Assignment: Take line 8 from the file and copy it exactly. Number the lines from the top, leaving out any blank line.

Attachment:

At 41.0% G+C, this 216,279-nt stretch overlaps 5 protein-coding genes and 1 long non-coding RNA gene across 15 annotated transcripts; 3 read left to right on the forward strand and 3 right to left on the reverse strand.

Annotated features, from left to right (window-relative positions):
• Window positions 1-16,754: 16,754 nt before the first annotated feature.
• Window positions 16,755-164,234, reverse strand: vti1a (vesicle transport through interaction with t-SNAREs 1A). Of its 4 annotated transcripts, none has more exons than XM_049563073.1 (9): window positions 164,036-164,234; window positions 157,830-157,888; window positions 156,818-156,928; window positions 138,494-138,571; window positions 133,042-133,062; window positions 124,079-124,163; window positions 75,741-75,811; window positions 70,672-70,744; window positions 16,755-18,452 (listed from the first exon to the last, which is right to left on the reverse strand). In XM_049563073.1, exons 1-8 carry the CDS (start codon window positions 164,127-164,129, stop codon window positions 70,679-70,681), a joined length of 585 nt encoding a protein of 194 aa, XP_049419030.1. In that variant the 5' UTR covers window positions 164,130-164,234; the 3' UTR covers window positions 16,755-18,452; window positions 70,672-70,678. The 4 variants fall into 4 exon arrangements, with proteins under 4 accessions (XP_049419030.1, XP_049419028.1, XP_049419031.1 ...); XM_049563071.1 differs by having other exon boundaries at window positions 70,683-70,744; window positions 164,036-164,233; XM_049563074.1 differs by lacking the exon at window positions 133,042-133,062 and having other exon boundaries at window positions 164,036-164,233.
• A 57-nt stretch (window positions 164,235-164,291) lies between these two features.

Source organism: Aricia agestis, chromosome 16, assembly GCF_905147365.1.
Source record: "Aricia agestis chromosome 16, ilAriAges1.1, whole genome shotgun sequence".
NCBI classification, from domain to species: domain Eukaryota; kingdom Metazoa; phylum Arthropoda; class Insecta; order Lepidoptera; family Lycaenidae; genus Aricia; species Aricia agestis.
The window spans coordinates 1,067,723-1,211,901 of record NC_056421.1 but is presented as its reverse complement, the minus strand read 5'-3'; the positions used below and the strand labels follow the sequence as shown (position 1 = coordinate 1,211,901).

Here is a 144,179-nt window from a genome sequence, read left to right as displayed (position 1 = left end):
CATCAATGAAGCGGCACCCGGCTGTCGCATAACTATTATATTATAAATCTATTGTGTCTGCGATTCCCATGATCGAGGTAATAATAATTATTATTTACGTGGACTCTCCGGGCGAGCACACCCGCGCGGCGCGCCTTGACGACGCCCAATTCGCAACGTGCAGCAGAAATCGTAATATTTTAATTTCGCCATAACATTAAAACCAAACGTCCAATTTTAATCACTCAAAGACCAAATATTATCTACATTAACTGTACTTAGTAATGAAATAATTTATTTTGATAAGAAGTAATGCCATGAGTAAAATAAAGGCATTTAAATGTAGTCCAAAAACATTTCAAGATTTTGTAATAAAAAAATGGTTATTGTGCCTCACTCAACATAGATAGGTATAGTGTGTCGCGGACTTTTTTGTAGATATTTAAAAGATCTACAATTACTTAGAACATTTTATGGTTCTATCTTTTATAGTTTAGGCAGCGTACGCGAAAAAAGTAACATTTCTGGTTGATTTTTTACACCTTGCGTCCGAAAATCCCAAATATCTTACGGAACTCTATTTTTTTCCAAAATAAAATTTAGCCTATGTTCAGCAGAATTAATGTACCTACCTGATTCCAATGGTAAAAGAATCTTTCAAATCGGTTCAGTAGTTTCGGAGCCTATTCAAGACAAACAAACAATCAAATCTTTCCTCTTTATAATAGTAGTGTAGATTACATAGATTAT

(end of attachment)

NCBI classification, from domain to species: domain Eukaryota; kingdom Metazoa; phylum Arthropoda; class Insecta; order Lepidoptera; family Lycaenidae; genus Aricia; species Aricia agestis.